Design Technology

The Importance of Design and Technology

  • Design and Technology prepares students to participate in todays and tomorrow's rapidly changing technological world. 

  • Through Design and Technology all students can become critical and informed users of products, and become designers and innovators.

  • Students will learn to think and do something creative to improve the quality of life for everyone. 

  • Design and Technology is about students becoming self-motivated, creative ,problem solvers, and allows them to work both as individuals and as members of a team. 

  • We enter national and local competitions sponsored by Toyota and the Thames water.

  • We also have whole day technology days with solar cars, Mouse trap cars and designing a holiday village.

  • Students will look for needs, wants and opportunities and respond to them by developing a range of design ideas and by making and evaluating products and systems. 

  • In Design and Technology students will combine practical skills with an understanding of aesthetics, social issues, environmental issues, function, and industrial practices. 

  • Students will consider the use and effects of present and past Design and Technology. 

The Department Staff

Mr T Bailey - Technology Co-ordinator
Miss G Wilson - Technology Teacher
Mrs K Blain - Textiles
Ms C.Beadle - Food Technology

Department Accommodation

2 Woodwork workshops
1 Food Room
1 Textiles Room
1 Computer Graphics Room
1 Resource Room
1 CNC room with Laser, vinyl,  cutters and Sublimation printer.


Key Stage 3

Year 7 

Work on a carousel model with the same teacher teaching all the disciplines to introduce this subject to the students. Resistant Materials – Food, System and Control modules: each module is 6 weeks.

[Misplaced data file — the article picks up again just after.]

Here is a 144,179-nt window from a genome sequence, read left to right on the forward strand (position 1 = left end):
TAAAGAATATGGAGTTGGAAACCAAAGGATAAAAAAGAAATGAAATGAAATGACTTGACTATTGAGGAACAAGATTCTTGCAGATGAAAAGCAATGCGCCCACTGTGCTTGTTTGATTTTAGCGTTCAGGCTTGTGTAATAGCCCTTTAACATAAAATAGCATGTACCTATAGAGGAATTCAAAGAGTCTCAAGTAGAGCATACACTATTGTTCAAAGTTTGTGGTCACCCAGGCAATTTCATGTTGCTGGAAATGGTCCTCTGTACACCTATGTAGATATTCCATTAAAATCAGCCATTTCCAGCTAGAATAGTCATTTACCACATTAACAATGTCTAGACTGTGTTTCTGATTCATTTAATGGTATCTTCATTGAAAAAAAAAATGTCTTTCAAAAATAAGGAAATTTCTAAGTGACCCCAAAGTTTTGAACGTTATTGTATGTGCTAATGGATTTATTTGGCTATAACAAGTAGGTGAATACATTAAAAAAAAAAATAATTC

In years 7/8/9 students start working through the Designing and Making Attainment Target at level 3 – and aim to progress up to level 8 by the end of year 8. 

Year 8 

Food, Resistant Materials and System and control modules are taught over 8 weeks by specialist teachers. 

Year 9 

During this year - as preparation for GCSE – students will follow Graphics, Resistant Materials, Food. The year finishes with an introductory module for GCSE. 



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Key Stage 4

Year 9

Students choose 1 Design Technology course to specialise in – Catering Technology, Textiles Technology, or Resistant Materials Technology. Most of the specification is taught during this year through investigations, assignments, minor projects and practical work. The Major Project is started during the half term of the summer term. 

An A* - G GCSE grade can be gained in this subject. The examination is made up of 60% major coursework project and 40% from two written papers. 

Year 10

Two terms are spent completing the major project up to Easter. The remaining time is spent on revision for the two written final papers. 


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Key Stage 5

Year 12 

The AS level Design Technology can be taken in either Food Technology or Textiles or Resistant Materials. and Graphics